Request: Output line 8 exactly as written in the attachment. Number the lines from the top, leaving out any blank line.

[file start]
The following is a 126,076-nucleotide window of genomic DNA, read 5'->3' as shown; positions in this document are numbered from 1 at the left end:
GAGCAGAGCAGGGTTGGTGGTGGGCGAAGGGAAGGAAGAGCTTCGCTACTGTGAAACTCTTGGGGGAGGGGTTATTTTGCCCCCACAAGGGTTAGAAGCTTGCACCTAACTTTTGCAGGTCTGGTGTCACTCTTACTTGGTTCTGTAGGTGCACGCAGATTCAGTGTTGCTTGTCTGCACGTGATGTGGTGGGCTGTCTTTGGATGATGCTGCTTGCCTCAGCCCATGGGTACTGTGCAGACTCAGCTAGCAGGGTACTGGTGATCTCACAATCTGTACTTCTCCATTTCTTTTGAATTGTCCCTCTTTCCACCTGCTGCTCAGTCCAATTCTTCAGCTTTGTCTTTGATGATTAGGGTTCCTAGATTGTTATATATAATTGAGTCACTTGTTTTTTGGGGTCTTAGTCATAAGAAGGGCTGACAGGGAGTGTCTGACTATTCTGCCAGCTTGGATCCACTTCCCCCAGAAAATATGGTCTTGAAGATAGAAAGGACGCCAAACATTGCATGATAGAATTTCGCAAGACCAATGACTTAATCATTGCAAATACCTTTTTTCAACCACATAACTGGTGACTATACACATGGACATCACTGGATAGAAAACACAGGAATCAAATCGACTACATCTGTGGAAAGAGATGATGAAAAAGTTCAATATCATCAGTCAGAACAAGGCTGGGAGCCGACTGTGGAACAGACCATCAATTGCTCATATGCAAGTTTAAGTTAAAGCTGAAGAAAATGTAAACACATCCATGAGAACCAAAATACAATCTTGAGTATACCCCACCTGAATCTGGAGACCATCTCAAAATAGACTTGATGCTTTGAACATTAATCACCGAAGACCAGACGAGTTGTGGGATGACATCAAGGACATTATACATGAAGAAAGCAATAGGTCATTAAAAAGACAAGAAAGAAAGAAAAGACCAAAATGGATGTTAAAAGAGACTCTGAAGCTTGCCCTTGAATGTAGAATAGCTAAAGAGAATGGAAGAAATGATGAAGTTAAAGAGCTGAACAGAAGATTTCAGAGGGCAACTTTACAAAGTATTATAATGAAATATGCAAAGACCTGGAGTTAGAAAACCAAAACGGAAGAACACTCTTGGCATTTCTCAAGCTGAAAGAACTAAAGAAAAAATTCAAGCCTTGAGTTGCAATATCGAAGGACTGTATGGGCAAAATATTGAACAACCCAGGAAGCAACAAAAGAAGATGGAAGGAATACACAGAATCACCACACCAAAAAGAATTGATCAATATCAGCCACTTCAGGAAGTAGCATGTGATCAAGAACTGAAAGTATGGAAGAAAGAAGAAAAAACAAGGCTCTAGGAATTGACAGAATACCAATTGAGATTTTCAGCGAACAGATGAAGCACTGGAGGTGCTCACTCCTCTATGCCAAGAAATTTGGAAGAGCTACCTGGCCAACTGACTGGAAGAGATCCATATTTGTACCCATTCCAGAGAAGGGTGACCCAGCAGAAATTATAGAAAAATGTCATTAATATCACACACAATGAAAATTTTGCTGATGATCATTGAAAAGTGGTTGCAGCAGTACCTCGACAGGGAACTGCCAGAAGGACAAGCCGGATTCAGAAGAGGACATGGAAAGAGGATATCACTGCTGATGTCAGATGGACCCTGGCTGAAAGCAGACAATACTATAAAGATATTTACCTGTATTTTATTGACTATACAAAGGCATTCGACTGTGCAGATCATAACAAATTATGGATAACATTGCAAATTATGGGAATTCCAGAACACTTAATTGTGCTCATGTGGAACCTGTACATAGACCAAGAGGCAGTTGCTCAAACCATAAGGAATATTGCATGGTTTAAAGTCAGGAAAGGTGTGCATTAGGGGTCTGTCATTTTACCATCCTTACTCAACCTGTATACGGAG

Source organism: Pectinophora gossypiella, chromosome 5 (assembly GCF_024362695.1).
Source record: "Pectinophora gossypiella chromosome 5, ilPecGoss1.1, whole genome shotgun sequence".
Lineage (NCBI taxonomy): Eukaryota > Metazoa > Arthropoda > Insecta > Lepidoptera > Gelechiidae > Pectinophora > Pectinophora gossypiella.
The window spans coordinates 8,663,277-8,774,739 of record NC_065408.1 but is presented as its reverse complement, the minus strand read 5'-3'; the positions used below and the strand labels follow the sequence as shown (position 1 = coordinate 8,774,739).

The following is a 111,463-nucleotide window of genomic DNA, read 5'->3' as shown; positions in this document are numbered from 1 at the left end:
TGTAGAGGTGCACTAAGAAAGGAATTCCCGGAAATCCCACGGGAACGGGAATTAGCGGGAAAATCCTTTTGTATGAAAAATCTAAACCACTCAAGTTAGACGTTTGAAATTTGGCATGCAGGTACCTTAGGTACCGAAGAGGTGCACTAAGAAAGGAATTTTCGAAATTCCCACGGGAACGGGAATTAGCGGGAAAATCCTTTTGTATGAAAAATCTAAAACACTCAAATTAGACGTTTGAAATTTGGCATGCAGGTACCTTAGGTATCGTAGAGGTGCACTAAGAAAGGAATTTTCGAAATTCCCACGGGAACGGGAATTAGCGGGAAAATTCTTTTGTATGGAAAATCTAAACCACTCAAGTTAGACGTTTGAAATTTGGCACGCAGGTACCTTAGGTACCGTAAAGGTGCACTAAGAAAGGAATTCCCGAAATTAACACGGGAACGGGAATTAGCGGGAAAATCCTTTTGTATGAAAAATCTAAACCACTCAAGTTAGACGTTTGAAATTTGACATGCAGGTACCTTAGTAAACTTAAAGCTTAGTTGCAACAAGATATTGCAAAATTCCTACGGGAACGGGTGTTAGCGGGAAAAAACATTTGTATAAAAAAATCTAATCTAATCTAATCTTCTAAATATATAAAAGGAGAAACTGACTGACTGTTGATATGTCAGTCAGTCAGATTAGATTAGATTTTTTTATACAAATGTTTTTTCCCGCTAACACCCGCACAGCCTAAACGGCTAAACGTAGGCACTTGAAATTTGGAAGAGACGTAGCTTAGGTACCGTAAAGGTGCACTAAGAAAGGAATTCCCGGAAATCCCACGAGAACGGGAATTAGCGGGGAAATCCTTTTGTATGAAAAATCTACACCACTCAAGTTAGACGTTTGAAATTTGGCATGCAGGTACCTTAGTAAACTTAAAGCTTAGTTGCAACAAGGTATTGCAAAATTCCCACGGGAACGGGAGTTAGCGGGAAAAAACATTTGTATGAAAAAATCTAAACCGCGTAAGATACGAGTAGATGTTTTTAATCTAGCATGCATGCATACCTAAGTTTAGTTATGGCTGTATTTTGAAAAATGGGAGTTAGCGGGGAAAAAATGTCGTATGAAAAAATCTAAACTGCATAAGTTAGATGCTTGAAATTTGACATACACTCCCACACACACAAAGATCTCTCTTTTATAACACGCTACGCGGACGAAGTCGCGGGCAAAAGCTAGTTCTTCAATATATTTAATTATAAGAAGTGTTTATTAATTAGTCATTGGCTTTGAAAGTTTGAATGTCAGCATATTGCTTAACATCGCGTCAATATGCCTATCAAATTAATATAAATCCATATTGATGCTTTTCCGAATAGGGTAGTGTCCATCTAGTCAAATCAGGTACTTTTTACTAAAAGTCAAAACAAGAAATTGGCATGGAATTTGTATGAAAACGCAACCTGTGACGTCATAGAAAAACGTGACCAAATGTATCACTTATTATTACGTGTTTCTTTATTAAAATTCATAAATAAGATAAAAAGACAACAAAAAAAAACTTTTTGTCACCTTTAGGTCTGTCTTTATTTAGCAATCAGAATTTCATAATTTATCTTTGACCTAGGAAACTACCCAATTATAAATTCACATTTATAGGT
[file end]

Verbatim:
TGTAGAGGTGCACTAAGAAAGGAATTCCCGGAAATCCCACGGGAACGGGAATTAGCGGGAAAATCCTTTTGTATGAAAAATCTAAACCACTCAAGTTAGACGTTTGAAATTTGGCATGCAGGTACCTTAGGTACCGAAGAGGTGCACTAAGAAAGGAATTTTCGAAATTCCCACGGGAACGGGAATTAGCGGGAAAATCCTTTTGTATGAAAAATCTAAAACACTCAAATTAGACGTTTGAAATTTGGCATGCAGGTACCTTAGGTATCGTAGAGGTGCACTAAGAAAGGAATTTTCGAAATTCCCACGGGAACGGGAATTAGCGGGAAAATTCTTTTGTATGGAAAATCTAAACCACTCAAGTTAGACGTTTGAAATTTGGCACGCAGGTACCTTAGGTACCGTAAAGGTGCACTAAGAAAGGAATTCCCGAAATTAACACGGGAACGGGAATTAGCGGGAAAATCCTTTTGTATGAAAAATCTAAACCACTCAAGTTAGACGTTTGAAATTTGACATGCAGGTACCTTAGTAAACTTAAAGCTTAGTTGCAACAAGATATTGCAAAATTCCTACGGGAACGGGTGTTAGCGGGAAAAAACATTTGTATAAAAAAATCTAATCTAATCTAATCTTCTAAATATATAAAAGGAGAAACTGACTGACTGTTGATATGTCAGTCAGTCAGATTAGATTAGATTTTTTTATACAAATGTTTTTTCCCGCTAACACCCGCACAGCCTAAACGGCTAAACGTAGGCACTTGAAATTTGGAAGAGACGTAGCTTAGGTACCGTAAAGGTGCACTAAGAAAGGAATTCCCGGAAATCCCACGAGAACGGGAATTAGCGGGGAAATCCTTTTGTATGAAAAATCTACACCACTCAAGTTAGACGTTTGAAATTTGGCATGCAGGTACCTTAGTAAACTTAAAGCTTAGTTGCAACAAGGTATTGCAAAATTCCCACGGGAACGGGAGTTAGCGGGAAAAAACATTTGTATGAAAAAATCTAAACCGCGTAAGATACGAGTAGATGTTTTTAATCTAGCATGCATGCATACCTAAGTTTAGTTATGGCTGTATTTTGAAAAATGGGAGTTAGCGGGGAAAAAATGTCGTATGAAAAAATCTAAACTGCATAAGTTAGATGCTTGAAATTTGACATACACTCCCACACACACAAAGATCTCTCTTTTATAACACGCTACGCGGACGAAGTCGCGGGCAAAAGCTAGTTCTTCAATATATTTAATTATAAGAAGTGTTTATTAATTAGTCATTGGCTTTGAAAGTTTGAATGTCAGCATATTGCTTAACATCGCGTCAATATGCCTATCAAATTAATATAAATCCATATTGATGCTTTTCCGAATAGGGTAGTGTCCATCTAGTCAAATCAGGTACTTTTTACTAAAAGTCAAAACAAGAAATTGGCATGGAATTTGTATGAAAACGCAACCTGTGACGTCATAGAAAAACGTGACCAAATGTATCACTTATTATTACGTGTTTCTTTATTAAAATTCATAAATAAGATAAAAAGACAACAAAAAAAAACTTTTTGTCACCTTTAGGTCTGTCTTTATTTAGCAATCAGAATTTCATAATTTATCTTTGACCTAGGAAACTACCCAATTATAAATTCACATTTATAGGT